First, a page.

5 June 2010 | Andy Allen
French oil services company Technip has agreed to pay a total of $338 million (£223 million) to settle charges that it bribed Nigerian government officials.
The settlement means the company will avoid prosecution after allegations it participated in a decade-long scheme to bribe Nigerian officials to obtain engineering, procurement and construction contracts. The deals, to build liquefied natural gas facilities on Bonny Island in Nigeria, were valued at more than $6 billion (£4 billion).
According to the US Department of Justice (DoJ) a joint venture formed by Technip, Kellogg Brown & Root, Inc (KBR), and two other companies paid approximately $182 million (£120 million) into two funds intended to pay for bribes to Nigerian government officials.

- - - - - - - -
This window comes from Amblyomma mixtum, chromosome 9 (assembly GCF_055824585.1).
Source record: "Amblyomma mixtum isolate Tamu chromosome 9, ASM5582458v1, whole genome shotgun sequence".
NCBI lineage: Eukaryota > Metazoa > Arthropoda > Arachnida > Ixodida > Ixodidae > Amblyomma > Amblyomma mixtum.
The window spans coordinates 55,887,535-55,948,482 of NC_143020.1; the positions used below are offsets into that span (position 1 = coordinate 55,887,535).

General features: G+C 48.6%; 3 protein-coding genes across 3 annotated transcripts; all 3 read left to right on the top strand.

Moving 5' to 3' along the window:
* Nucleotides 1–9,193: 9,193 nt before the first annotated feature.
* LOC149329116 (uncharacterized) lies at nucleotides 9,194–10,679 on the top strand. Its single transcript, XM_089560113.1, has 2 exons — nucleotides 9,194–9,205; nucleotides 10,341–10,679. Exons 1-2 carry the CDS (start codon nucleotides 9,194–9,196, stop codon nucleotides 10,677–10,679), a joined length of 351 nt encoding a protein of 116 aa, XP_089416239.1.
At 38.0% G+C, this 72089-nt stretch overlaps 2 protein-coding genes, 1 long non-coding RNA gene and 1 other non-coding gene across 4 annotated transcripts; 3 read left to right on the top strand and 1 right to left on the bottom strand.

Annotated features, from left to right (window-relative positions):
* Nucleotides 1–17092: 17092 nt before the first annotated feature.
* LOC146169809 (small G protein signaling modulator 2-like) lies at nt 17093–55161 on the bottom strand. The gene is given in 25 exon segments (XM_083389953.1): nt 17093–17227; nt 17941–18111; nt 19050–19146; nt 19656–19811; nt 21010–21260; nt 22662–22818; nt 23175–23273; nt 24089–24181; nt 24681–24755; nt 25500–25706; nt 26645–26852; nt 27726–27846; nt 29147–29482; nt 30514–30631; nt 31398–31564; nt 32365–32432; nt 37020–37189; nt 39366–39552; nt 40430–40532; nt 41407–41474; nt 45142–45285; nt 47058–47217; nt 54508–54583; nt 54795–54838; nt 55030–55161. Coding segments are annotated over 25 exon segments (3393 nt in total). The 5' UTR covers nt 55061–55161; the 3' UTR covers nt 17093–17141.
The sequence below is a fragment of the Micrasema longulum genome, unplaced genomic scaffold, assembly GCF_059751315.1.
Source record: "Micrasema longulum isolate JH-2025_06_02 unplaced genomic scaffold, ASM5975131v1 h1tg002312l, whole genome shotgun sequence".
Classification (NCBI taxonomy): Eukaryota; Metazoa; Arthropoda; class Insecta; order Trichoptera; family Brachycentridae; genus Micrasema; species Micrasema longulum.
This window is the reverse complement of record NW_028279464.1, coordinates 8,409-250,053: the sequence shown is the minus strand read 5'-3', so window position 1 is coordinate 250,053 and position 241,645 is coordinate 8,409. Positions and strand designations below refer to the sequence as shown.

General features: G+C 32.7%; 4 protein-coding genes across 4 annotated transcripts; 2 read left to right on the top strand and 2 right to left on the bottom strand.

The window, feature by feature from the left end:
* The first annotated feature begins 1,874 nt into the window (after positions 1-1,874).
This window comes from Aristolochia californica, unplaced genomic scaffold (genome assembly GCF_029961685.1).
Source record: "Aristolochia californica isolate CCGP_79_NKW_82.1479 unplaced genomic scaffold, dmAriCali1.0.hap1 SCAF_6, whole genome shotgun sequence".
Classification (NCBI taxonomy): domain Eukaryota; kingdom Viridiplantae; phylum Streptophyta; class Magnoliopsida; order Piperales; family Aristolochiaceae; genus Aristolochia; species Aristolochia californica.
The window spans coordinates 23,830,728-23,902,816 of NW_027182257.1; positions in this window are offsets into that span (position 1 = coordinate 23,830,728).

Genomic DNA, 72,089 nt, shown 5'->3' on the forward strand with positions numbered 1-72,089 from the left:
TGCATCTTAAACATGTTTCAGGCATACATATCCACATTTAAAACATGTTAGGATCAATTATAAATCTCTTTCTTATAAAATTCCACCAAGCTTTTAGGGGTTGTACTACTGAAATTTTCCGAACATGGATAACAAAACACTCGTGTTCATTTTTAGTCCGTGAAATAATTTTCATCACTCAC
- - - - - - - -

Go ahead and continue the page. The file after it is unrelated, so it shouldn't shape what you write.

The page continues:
In Feburary Technip announced it would be setting aside money to pay the fines. The company’s chairman and CEO, Thierry Pilenko, said last month: "The final agreement with the US authorities, completely in line with the road map that we laid out in February, puts this legacy story behind us and enables us to focus on continuing to develop Technip’s business.”
The DoJ will not pursue a prosecution of Technip in return for the company’s agreement to enhance its compliance programme and to cooperate with investigators.
KBR’s successor company, Kellogg Brown & Root LLC, admitted the scheme to bribe Nigerian government officials in February 2009 and was ordered to pay a $402 million (£266 million) fine and to retain an independent compliance monitor for three years.